1 Corinthians: Body of Christ


Scripture verse: “For in fact the body is not one member, but many.”



  1. Students should be able to recite the verse and understand the analogy of the Church to the human body.
  2. Students should begin to see their own gifts and function in the body.

Possible Lesson Plan:

  1. Open with prayer.
  2. Scripture lesson: I Corinthians 12: 12-21. Read it aloud with each student taking a turn. Read also Romans 12:1-13, Matthew 25:14-30. After discussion, recite the verse several times. You could cut the words apart and tape them to the backs of the students; can they line themselves up in order?


  1. Review the background of the book. What were those silly Corinthians doing now that has Paul all riled up? Each one is busy thinking that his ministry is the best and most important, boasting and putting others down!


  1. Discuss human anatomy (at an appropriate level): What is the function of the various parts of the body? Draw a body on a large piece of paper or chalkboard as you talk, adding each part and discussing its function. Are the parts alone worth much? Are they even pretty to look at? Can a nose by itself do anything at all? You might play 20 questions here: “What body part am I?”


  1. In what way can the Church be called the body of Christ? How does Jesus work in the world today? (through us) Do we all have the same talents? Have each student make a list of his special talents and interests and share them; are they all the same? (e.g. serious, funny, talkative, shy, good at math or music, enjoy reading, sports, crafts, art, etc.) Take the list and tie it with a ribbon, scroll-like, and place them in a basket in the center of the table. How do our special talents and interests become gifts? (when we give them away!) Are we all the same? Would a shy person be the best choice for an evangelist? What talents would make a good choir director? A good child watcher? A good Sunday School teacher? A good treasurer? Are they the same? Can you think of a particular way your own special talents could serve the Lord?  Are some ways of serving the Lord more obvious than others? (e.g. the priest, choir director, etc.) Are they more important than the person who counts the money, or rings the bell, or visits the sick, or folds bulletins? Are you a foot or a nose?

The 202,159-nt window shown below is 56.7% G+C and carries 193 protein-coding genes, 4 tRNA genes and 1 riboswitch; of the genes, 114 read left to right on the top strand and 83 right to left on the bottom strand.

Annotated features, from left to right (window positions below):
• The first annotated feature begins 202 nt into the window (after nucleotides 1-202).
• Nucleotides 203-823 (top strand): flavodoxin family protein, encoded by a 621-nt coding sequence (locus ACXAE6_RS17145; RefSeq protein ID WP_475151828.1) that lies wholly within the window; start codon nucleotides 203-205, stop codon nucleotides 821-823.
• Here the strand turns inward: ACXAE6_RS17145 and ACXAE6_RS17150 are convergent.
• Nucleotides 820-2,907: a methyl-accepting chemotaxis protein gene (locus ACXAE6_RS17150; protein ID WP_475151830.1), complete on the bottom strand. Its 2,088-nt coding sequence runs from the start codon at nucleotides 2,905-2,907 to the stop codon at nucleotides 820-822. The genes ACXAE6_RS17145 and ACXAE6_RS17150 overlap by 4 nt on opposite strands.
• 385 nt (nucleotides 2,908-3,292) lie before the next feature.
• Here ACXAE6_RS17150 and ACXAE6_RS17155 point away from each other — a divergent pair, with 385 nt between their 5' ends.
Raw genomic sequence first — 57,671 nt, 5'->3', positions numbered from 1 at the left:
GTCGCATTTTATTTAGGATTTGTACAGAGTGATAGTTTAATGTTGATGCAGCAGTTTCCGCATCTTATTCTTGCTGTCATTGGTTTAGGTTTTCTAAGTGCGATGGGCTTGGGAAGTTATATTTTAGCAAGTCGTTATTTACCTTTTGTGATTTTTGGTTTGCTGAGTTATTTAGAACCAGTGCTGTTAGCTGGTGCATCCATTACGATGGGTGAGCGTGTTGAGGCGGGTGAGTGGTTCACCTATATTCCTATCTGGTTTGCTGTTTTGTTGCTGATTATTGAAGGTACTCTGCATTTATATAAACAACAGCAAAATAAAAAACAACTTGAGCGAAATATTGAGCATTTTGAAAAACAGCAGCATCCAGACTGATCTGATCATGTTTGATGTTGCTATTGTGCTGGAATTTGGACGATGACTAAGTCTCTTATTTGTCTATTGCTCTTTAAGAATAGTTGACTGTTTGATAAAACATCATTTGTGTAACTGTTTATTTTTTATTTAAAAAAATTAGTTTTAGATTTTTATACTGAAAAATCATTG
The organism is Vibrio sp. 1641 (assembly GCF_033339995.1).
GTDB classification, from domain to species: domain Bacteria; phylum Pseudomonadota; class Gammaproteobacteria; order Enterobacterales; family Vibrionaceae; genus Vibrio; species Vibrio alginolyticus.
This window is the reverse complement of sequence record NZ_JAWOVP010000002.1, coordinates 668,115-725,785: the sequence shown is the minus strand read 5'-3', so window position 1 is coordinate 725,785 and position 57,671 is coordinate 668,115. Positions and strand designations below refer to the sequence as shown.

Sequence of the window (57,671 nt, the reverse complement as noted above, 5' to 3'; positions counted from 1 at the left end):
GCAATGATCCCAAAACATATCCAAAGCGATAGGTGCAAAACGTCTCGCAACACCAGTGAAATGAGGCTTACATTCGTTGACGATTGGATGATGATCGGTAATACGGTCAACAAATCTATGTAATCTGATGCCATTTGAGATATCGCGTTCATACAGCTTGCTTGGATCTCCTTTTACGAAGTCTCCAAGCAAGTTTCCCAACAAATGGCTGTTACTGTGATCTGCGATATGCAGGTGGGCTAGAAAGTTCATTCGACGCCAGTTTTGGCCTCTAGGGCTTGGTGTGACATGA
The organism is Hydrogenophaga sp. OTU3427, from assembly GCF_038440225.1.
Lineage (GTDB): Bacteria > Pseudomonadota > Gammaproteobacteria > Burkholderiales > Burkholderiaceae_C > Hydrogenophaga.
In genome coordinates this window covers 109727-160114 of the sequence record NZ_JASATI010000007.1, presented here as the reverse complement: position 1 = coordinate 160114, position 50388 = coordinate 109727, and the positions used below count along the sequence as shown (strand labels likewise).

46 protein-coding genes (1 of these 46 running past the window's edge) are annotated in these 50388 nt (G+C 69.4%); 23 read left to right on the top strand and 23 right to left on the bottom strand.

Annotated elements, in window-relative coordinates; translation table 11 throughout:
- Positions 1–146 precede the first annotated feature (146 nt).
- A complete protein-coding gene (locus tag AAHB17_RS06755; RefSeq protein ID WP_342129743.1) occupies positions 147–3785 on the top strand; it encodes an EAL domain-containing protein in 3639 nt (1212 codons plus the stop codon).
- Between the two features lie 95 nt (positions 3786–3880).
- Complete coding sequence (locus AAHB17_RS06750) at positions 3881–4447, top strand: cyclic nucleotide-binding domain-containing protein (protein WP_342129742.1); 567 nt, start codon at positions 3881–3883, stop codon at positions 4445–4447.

1. Play “What’s My Ministry?”: 1 student is handed a card with the name of a ministry in the Church on it.  The others ask questions about that student’s interests and gifts; when a student thinks he knows the ministry of the student, he can guess.  If he gets it right, he gets to be the next “contestant”.

Evangelist                   Priest                                       Deacon

Treasurer                     Sunday School Teacher          Visit the sick

Secretary                     Coffee Hour Cook                  Janitor

  1. Close with prayer. Hold up the basket and pray for each student, that he will minister to the Lord with his special talents.